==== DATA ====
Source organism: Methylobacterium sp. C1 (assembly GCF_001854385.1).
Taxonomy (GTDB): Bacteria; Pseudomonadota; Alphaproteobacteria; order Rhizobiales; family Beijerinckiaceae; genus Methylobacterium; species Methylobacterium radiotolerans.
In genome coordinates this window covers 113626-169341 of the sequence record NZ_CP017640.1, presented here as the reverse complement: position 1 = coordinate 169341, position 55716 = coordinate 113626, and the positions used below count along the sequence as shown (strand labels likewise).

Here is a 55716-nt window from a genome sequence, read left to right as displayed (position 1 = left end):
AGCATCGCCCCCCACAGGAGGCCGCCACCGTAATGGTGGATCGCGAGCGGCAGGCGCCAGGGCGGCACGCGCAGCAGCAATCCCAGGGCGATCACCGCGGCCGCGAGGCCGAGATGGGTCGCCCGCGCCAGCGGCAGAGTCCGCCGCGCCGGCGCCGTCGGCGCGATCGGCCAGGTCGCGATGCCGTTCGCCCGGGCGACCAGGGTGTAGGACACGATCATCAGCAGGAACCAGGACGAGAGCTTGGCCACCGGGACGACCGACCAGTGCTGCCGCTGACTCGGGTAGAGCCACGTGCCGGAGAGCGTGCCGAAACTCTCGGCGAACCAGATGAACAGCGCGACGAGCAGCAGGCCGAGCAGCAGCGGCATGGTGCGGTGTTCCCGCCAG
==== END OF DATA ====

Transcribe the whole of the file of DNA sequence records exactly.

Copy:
Source organism: Methylobacterium sp. C1 (assembly GCF_001854385.1).
Taxonomy (GTDB): Bacteria; Pseudomonadota; Alphaproteobacteria; order Rhizobiales; family Beijerinckiaceae; genus Methylobacterium; species Methylobacterium radiotolerans.
In genome coordinates this window covers 113626-169341 of the sequence record NZ_CP017640.1, presented here as the reverse complement: position 1 = coordinate 169341, position 55716 = coordinate 113626, and the positions used below count along the sequence as shown (strand labels likewise).

Here is a 55716-nt window from a genome sequence, read left to right as displayed (position 1 = left end):
AGCATCGCCCCCCACAGGAGGCCGCCACCGTAATGGTGGATCGCGAGCGGCAGGCGCCAGGGCGGCACGCGCAGCAGCAATCCCAGGGCGATCACCGCGGCCGCGAGGCCGAGATGGGTCGCCCGCGCCAGCGGCAGAGTCCGCCGCGCCGGCGCCGTCGGCGCGATCGGCCAGGTCGCGATGCCGTTCGCCCGGGCGACCAGGGTGTAGGACACGATCATCAGCAGGAACCAGGACGAGAGCTTGGCCACCGGGACGACCGACCAGTGCTGCCGCTGACTCGGGTAGAGCCACGTGCCGGAGAGCGTGCCGAAACTCTCGGCGAACCAGATGAACAGCGCGACGAGCAGCAGGCCGAGCAGCAGCGGCATGGTGCGGTGTTCCCGCCAG